Faced with thickening traffic jams throughout its expressway network, Santa Clara County officials are considering a range of long-term projects that would add driving lanes and under- or overpasses to segments of particularly busy roads, including Page Mill Road and Foothill Expressway.
At the same time, local and regional transportation officials are backing away from a prior proposal to install traffic lights on the chronically congested interchange of Interstate 280 and Page Mill Road, where lines of stationary southbound cars routinely stretch past the off-ramp and onto the highway proper. The plan, which has been in the works since 2011 and which has the support of Caltrans (the state Department of Transportation), is now back in the slow lane after opposition from Los Altos Hills, where residents and council members vehemently criticized it in recent months. The proposed traffic signals will now be a part of a broader study of the Page Mill corridor.
The recent developments around the highway interchange underscore the steep political challenges transportation officials are facing as they look for ways to increase capacity and traffic flow on the county's expressways, a system created in the 1960s that is used daily by about 55 percent of Santa Clara County residents, according to Dawn Cameron of the county's Roads and Airports Department. The department is now working on updating Expressway Plan 2040, a document that will evaluate possible changes to expressways, including the widening of Page Mill from four lanes to six and grade-separating Foothill Expressway so that it dips under Arastradero Road.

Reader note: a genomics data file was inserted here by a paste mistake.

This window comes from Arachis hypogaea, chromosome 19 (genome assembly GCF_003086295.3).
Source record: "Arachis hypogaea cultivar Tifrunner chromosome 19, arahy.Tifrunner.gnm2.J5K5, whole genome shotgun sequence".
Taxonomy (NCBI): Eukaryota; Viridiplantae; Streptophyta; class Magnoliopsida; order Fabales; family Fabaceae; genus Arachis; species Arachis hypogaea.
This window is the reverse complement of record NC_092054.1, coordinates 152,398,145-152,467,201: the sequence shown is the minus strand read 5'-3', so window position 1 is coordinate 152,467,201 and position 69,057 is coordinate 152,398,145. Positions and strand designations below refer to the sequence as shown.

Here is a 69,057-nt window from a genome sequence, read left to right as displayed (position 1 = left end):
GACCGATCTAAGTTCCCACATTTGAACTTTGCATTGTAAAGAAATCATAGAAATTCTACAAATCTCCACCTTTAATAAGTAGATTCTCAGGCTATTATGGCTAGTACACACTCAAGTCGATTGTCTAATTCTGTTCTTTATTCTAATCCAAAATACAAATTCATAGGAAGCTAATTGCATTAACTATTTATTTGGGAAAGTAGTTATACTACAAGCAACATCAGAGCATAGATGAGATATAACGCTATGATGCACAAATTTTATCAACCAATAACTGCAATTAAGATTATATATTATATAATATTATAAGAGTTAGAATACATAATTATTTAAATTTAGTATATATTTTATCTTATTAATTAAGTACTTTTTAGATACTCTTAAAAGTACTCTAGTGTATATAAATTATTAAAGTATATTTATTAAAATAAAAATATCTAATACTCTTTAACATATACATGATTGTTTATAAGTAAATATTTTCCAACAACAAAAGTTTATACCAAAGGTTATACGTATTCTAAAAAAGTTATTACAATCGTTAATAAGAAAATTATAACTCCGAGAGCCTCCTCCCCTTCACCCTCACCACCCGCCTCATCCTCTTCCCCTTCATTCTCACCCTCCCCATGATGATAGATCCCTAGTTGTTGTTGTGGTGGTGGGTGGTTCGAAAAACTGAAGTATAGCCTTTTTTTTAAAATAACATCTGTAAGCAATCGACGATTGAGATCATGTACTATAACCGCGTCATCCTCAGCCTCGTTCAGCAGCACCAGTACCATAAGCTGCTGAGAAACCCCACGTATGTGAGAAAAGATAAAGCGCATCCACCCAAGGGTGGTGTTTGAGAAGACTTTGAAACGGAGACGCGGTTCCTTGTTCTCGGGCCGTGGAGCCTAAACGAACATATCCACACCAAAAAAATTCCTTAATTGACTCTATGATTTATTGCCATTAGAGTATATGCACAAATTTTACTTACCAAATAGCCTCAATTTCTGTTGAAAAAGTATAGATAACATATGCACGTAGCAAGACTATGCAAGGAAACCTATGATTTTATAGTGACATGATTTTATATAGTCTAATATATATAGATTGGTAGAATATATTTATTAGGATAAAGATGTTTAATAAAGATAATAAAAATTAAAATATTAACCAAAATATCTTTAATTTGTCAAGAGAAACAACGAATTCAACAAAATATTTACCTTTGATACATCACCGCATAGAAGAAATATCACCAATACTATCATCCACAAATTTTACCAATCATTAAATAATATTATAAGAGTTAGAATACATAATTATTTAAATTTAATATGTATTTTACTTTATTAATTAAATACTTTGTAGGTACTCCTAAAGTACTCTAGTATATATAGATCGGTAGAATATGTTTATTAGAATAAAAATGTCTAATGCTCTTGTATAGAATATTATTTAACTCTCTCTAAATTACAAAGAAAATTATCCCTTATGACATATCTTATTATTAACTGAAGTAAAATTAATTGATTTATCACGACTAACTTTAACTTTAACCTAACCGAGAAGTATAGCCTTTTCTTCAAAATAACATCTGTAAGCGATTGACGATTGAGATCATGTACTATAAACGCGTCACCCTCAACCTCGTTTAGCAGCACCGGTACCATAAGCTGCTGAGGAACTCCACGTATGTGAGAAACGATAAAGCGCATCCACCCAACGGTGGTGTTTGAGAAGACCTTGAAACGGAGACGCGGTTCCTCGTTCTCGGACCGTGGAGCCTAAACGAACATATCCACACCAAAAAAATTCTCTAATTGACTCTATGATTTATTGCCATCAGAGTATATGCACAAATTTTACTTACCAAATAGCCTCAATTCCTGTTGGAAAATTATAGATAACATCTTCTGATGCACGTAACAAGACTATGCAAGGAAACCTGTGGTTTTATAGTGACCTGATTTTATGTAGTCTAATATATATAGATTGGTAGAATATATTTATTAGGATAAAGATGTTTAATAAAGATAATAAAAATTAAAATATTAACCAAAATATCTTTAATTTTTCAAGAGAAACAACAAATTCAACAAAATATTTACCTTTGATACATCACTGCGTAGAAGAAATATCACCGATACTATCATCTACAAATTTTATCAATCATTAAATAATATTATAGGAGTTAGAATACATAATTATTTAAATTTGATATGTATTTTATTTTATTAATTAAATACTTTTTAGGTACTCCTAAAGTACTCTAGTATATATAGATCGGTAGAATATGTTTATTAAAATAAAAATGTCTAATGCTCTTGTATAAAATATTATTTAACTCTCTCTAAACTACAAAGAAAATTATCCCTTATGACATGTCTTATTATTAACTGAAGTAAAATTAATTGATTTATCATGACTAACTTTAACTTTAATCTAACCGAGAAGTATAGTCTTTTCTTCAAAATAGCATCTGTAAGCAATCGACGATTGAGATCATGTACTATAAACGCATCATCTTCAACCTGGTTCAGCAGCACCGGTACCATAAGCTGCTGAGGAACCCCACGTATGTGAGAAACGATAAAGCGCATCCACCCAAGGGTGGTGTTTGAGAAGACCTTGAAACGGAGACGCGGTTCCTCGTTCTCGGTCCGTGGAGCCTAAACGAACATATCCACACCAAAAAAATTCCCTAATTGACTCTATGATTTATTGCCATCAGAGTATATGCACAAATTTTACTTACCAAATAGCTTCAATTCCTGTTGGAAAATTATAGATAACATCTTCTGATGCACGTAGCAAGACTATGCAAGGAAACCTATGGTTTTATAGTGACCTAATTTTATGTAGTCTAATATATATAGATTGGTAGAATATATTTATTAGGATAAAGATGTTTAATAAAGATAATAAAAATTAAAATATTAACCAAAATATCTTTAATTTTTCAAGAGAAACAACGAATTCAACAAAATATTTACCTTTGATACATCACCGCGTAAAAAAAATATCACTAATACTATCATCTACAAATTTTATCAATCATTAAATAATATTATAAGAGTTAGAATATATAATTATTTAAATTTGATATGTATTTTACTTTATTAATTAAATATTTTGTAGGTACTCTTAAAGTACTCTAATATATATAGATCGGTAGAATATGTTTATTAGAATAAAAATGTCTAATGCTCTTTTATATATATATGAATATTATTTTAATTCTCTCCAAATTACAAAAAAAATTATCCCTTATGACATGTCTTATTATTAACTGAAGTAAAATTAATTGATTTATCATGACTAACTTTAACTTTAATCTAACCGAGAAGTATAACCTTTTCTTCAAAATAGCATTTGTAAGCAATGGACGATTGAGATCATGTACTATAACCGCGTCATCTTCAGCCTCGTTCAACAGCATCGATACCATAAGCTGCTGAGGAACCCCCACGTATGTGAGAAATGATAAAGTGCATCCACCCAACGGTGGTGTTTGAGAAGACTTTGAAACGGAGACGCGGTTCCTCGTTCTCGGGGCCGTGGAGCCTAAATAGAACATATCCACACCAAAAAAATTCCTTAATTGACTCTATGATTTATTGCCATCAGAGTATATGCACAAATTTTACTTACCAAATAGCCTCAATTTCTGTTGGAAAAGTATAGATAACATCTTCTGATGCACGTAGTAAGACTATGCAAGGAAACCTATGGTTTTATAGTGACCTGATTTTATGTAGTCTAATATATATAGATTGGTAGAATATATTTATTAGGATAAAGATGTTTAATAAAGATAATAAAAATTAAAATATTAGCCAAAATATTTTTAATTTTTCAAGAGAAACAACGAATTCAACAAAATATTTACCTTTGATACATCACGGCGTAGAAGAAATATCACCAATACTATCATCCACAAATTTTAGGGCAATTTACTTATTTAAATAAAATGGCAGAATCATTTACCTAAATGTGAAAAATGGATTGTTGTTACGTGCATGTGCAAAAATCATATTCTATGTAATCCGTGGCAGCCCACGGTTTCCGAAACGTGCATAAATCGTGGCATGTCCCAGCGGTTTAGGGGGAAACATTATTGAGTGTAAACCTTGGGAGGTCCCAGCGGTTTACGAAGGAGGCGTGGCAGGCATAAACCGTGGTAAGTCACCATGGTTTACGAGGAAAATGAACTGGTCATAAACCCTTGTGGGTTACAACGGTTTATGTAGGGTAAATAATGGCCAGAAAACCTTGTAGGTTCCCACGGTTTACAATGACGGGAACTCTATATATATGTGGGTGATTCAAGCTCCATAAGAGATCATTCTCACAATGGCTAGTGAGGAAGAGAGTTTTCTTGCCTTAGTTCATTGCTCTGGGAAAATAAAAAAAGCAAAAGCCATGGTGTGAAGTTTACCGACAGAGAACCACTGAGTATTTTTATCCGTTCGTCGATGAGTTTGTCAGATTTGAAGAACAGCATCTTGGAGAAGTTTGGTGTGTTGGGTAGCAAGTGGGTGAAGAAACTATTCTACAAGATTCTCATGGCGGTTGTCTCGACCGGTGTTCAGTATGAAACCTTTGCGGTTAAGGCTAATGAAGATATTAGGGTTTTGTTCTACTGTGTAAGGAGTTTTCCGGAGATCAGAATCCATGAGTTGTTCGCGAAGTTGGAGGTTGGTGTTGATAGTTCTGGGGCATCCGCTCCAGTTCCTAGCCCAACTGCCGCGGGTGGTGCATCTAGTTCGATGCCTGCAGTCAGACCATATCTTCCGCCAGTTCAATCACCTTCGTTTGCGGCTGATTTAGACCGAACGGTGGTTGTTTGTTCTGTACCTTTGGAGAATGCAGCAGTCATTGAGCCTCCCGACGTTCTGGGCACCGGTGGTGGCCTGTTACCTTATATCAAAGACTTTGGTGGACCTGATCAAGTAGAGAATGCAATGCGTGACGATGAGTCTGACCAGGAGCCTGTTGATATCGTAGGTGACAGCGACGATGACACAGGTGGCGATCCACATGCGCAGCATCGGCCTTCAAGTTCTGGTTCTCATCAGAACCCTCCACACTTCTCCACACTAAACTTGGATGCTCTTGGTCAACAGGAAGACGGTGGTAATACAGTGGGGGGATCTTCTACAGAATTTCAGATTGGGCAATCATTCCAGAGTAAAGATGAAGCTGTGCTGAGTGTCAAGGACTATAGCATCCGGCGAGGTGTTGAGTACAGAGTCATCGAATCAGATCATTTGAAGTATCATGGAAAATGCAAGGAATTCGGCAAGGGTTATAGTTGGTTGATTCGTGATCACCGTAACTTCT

Both expressways are already facing heavy traffic, which is expected to get worse in the years to come. The Page Mill-Oregon expressway currently accommodates about 134,000 vehicle trips per day, making it the sixth busiest in the network. But unlike the busiest expressways Capital, Lawrence and San Tomas it is a four-lane road (others have six or eight lanes), which further exacerbates the congestion. The four-lane Foothill Expressway has about 94,000 vehicle trips per day.
Furthermore, both expressways include intersections with the worst possible traffic conditions, known as "level of service F." This means cars are often forced to wait through several traffic-light cycles before they clear the intersection. The intersection of Foothill Expressway and Page Mill Road (which becomes Oregon Expressway east of El Camino Real) now experiences the third-highest level of delay in the entire expressway network during both the morning and the evening commute periods, with an average of 118.9 seconds.
"Traffic volumes are returning to the great pre-recession levels, leading to increasing traffic congestion throughout the expressway network," Cameron told the Palo Alto City Council during a June 16 presentation.
Things are expected to get much worse by 2025, when half of the expressway system is expected to drop to service level "F" and when half of all the intersections are projected to function at the lowest level of service.
As part of its environmental analysis for a new expressway plan, the county is exploring various long-term projects with local jurisdictions. Some of the options include an underpass at the Foothill and Page Mill intersection; the widening of Page Mill from four to six lanes west of Foothill; and grade separation of Foothill at Arastradero Road, near Gunn High School. The lattermost intersection is projected to drop to service level "F" by 2025.
Cameron told the Palo Alto council that when it comes to the busy intersection of Page Mill and Foothill, grade separation is the only way to significantly improve the traffic flow.